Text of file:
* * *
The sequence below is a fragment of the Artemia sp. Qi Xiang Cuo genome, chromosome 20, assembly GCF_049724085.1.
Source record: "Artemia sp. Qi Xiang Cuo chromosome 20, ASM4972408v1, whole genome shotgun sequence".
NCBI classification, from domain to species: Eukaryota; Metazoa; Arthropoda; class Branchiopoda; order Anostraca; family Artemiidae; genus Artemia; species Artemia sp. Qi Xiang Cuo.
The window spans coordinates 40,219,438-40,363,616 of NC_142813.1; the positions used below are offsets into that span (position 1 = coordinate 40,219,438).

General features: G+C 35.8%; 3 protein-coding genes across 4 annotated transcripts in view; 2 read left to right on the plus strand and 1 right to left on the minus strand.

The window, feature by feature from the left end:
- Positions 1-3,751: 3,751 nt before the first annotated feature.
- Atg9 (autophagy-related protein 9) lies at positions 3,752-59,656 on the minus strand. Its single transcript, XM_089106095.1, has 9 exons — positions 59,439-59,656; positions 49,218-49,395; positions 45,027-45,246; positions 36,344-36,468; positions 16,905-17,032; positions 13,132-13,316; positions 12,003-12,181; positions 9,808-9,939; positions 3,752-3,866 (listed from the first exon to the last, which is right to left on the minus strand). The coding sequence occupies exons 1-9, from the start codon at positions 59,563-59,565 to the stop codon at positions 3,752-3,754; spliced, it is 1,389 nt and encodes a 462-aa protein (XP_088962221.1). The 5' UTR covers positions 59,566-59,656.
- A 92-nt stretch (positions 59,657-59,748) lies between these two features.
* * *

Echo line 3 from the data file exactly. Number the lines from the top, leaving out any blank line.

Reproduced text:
NCBI classification, from domain to species: Eukaryota; Metazoa; Arthropoda; class Branchiopoda; order Anostraca; family Artemiidae; genus Artemia; species Artemia sp. Qi Xiang Cuo.